A guest post by Laura Ford
We have all heard stories of “book burnings” that leave us with a sense of horror at the irretrievable loss of priceless literary and artistic treasures. In some cases, as in the burning of the Library of Alexandria, the true cause of the burning will probably never be known. In other cases, a specific political intent to suppress the content of the books is the cause, as in widespread book burning in Nazi Germany. But what is most puzzling is the destruction of their own works by authors, composers, or artists, often for complex reasons related to their posthumous reputation.
There might be various reasons for this type of “infanticide.” The destroyed works might be juvenalia that do not meet the higher standards of a mature artist. Or they might contain material that is embarrassing or of an intensely personal nature. Or they might simply have been unfinished, especially in cases where the artist’s modus operandi was to return to drafts of a work for final editing or polishing.
Throughout history some artists’ attempts to destroy their created works have been successful. For example, Nikolai Gogol burned the second half of his magnum opus Dead Souls, having been influenced by a priest who persuaded him that his work was sinful; Gogol later described this as a mistake. Johannes Brahms, an example of an extreme perfectionist, destroyed many of his early works, including a violin sonata that had already been performed, and once claimed to have destroyed twenty string quartets before he authorized his official first.
In other cases a literary executor or family member refused to carry out the artist’s instructions, thereby saving invaluable works for posterity but failing to carry out a sacred duty owed to a person who trusted them. The predicament of the person who must make such a decision is exemplified by Max Brod, the literary executor for Franz Kafka. Brod refused to carry out an instruction that everything Kafka left behind be “burned unread,” believing that Kafka had given these directions to him specifically because Kafka knew he would not honor them.
Another such example is Emily Dickinson’s sister, who had the good Virgilian name of Lavinia. When Emily died in 1886, she left Lavinia the instruction to burn all her papers. Lavinia interpreted her sister’s instructions to cover only correspondence and not the forty notebooks and loose sheets filled with nearly 1800 poems gathered in a locked chest. Lavinia recognized their value and insisted upon having them published.
The precursor of all these examples is that of Virgil and his epic poem the Aeneid. The story of Virgil’s attempt to have the Aeneid destroyed and of Augustus’ overriding of that instruction is well known. According to tradition, Virgil traveled to Greece around 19 BCE with the intention of spending his time there revising the poem. After meeting Augustus in Athens and deciding to return home, Virgil caught a fever while visiting a town near Megara. He crossed to Italy by ship, weakened with disease, and died in Brundisium harbor on September 21, 19 BCE, leaving a deathbed wish that the manuscript of the Aeneid be burned. Augustus ordered Virgil’s literary executors, Lucius Varius Rufus and Plotius Tucca, to disregard that wish, instead ordering the Aeneid to be published with as few editorial changes as possible.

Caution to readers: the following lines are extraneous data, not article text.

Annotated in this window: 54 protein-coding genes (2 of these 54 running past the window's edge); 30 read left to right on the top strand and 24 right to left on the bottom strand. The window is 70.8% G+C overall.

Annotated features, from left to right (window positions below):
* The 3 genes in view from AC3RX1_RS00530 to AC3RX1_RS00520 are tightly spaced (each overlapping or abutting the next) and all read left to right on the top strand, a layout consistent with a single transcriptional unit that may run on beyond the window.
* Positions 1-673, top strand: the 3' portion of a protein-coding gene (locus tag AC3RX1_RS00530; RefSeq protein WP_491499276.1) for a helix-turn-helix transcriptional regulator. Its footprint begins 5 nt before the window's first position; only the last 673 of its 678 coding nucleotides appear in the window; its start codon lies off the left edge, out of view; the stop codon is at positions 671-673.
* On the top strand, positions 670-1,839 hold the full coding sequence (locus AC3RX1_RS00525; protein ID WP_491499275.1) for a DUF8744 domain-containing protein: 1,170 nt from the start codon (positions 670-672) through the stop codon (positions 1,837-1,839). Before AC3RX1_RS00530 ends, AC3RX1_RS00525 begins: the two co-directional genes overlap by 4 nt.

The principal source for this account is the second-century biographer Suetonius’ Life of Virgil, a work that was long believed lost. We have a fourth-century version of the vita by Aelius Donatus which is now considered to be based almost entirely on Suetonius’ account, although scholars have debated whether certain components are additions later than Suetonius.
In any event, the reliability of Suetonius’ account is far from certain. According to one commentator, “Some of this sequence of events may be true; there are objections to almost all of it, however, and various ancient accounts of what Virgil had laid down in his will as to what should be done in case he died with the poem unfinished are strikingly inconsistent. The tale that Augustus saw to the posthumous publication of the epic that the poet himself had wished should be burned if he could not see to its completion is moving but may well be rather a long way from the facts.”
The reasons for Virgil’s deathbed wish have been the subject of great speculation. The principal reason has been assumed to be that, because of its unfinished state, the poem contained faults that Virgil intended to correct. However, the only obvious imperfections are a few half-complete lines of verse that are metrically unfinished (i.e., not a complete line of dactylic hexameter). As has been pointed out, “Some of them would be difficult to complete, and in some instances, the brevity of a line increases its dramatic impact (some arguing the violent ending as a typically Virgilian comment on the darker, vengeful side of humanity). However, these arguments may be anachronistic—half-finished lines might equally, to Roman readers, have been a clear indication of an unfinished poem and have added nothing whatsoever to the dramatic effect.”